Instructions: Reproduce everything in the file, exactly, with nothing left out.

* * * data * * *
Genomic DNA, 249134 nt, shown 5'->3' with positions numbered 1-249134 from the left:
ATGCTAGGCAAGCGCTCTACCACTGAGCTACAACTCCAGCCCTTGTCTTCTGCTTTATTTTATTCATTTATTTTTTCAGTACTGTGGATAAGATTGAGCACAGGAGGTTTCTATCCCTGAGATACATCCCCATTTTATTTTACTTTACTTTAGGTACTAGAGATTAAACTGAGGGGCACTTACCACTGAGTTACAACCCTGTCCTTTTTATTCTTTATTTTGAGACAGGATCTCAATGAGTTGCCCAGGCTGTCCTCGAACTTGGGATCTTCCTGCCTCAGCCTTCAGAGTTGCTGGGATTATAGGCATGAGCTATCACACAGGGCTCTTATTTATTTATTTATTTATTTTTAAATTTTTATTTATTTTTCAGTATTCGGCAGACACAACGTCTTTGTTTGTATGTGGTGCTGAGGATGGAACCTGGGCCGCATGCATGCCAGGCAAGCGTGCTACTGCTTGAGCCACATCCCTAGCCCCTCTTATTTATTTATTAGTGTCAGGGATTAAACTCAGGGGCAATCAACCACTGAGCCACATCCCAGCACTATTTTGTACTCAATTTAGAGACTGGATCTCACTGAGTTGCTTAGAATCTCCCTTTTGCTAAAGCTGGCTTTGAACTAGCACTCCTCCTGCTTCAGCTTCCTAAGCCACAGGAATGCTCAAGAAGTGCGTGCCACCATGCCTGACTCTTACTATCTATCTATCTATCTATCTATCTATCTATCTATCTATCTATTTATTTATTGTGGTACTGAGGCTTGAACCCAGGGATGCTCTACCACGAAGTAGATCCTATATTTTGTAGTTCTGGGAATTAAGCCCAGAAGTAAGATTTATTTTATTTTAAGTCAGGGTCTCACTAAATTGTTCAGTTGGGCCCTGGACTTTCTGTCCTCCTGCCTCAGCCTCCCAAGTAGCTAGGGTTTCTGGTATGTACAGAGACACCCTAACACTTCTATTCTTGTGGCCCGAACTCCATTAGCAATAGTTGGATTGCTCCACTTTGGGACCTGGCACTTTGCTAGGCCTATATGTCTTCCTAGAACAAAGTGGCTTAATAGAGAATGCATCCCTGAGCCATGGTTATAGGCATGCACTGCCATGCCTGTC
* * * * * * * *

Genomic DNA, 249134 nt, shown 5'->3' with positions numbered 1-249134 from the left:
ATGCTAGGCAAGCGCTCTACCACTGAGCTACAACTCCAGCCCTTGTCTTCTGCTTTATTTTATTCATTTATTTTTTCAGTACTGTGGATAAGATTGAGCACAGGAGGTTTCTATCCCTGAGATACATCCCCATTTTATTTTACTTTACTTTAGGTACTAGAGATTAAACTGAGGGGCACTTACCACTGAGTTACAACCCTGTCCTTTTTATTCTTTATTTTGAGACAGGATCTCAATGAGTTGCCCAGGCTGTCCTCGAACTTGGGATCTTCCTGCCTCAGCCTTCAGAGTTGCTGGGATTATAGGCATGAGCTATCACACAGGGCTCTTATTTATTTATTTATTTATTTTTAAATTTTTATTTATTTTTCAGTATTCGGCAGACACAACGTCTTTGTTTGTATGTGGTGCTGAGGATGGAACCTGGGCCGCATGCATGCCAGGCAAGCGTGCTACTGCTTGAGCCACATCCCTAGCCCCTCTTATTTATTTATTAGTGTCAGGGATTAAACTCAGGGGCAATCAACCACTGAGCCACATCCCAGCACTATTTTGTACTCAATTTAGAGACTGGATCTCACTGAGTTGCTTAGAATCTCCCTTTTGCTAAAGCTGGCTTTGAACTAGCACTCCTCCTGCTTCAGCTTCCTAAGCCACAGGAATGCTCAAGAAGTGCGTGCCACCATGCCTGACTCTTACTATCTATCTATCTATCTATCTATCTATCTATCTATCTATCTATTTATTTATTGTGGTACTGAGGCTTGAACCCAGGGATGCTCTACCACGAAGTAGATCCTATATTTTGTAGTTCTGGGAATTAAGCCCAGAAGTAAGATTTATTTTATTTTAAGTCAGGGTCTCACTAAATTGTTCAGTTGGGCCCTGGACTTTCTGTCCTCCTGCCTCAGCCTCCCAAGTAGCTAGGGTTTCTGGTATGTACAGAGACACCCTAACACTTCTATTCTTGTGGCCCGAACTCCATTAGCAATAGTTGGATTGCTCCACTTTGGGACCTGGCACTTTGCTAGGCCTATATGTCTTCCTAGAACAAAGTGGCTTAATAGAGAATGCATCCCTGAGCCATGGTTATAGGCATGCACTGCCATGCCTGTC